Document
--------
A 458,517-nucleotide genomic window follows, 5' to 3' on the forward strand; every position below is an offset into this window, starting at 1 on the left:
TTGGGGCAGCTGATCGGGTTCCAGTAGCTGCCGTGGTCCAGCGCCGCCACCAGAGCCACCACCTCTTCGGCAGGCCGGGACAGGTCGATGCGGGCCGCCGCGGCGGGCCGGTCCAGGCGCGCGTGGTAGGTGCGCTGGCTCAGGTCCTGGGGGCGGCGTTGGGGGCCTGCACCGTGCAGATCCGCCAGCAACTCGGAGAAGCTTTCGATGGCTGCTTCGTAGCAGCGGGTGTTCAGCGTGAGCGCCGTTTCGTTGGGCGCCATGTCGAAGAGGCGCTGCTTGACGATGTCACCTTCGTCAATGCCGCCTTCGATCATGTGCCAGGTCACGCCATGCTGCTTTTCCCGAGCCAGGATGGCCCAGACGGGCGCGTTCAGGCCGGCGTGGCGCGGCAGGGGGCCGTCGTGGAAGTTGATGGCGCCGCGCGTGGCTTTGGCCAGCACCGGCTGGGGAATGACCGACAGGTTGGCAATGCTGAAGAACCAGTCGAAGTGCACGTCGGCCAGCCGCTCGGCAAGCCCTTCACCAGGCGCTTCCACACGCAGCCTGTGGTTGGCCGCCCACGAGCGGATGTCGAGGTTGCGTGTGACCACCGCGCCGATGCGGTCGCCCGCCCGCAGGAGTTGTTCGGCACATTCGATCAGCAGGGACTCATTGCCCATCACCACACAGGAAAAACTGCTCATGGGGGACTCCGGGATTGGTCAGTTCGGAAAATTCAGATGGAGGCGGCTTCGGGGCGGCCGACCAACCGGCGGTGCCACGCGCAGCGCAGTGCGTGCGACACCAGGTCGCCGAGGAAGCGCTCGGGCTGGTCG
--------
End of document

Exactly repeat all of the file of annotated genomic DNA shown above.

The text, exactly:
A 458,517-nucleotide genomic window follows, 5' to 3' on the forward strand; every position below is an offset into this window, starting at 1 on the left:
TTGGGGCAGCTGATCGGGTTCCAGTAGCTGCCGTGGTCCAGCGCCGCCACCAGAGCCACCACCTCTTCGGCAGGCCGGGACAGGTCGATGCGGGCCGCCGCGGCGGGCCGGTCCAGGCGCGCGTGGTAGGTGCGCTGGCTCAGGTCCTGGGGGCGGCGTTGGGGGCCTGCACCGTGCAGATCCGCCAGCAACTCGGAGAAGCTTTCGATGGCTGCTTCGTAGCAGCGGGTGTTCAGCGTGAGCGCCGTTTCGTTGGGCGCCATGTCGAAGAGGCGCTGCTTGACGATGTCACCTTCGTCAATGCCGCCTTCGATCATGTGCCAGGTCACGCCATGCTGCTTTTCCCGAGCCAGGATGGCCCAGACGGGCGCGTTCAGGCCGGCGTGGCGCGGCAGGGGGCCGTCGTGGAAGTTGATGGCGCCGCGCGTGGCTTTGGCCAGCACCGGCTGGGGAATGACCGACAGGTTGGCAATGCTGAAGAACCAGTCGAAGTGCACGTCGGCCAGCCGCTCGGCAAGCCCTTCACCAGGCGCTTCCACACGCAGCCTGTGGTTGGCCGCCCACGAGCGGATGTCGAGGTTGCGTGTGACCACCGCGCCGATGCGGTCGCCCGCCCGCAGGAGTTGTTCGGCACATTCGATCAGCAGGGACTCATTGCCCATCACCACACAGGAAAAACTGCTCATGGGGGACTCCGGGATTGGTCAGTTCGGAAAATTCAGATGGAGGCGGCTTCGGGGCGGCCGACCAACCGGCGGTGCCACGCGCAGCGCAGTGCGTGCGACACCAGGTCGCCGAGGAAGCGCTCGGGCTGGTCG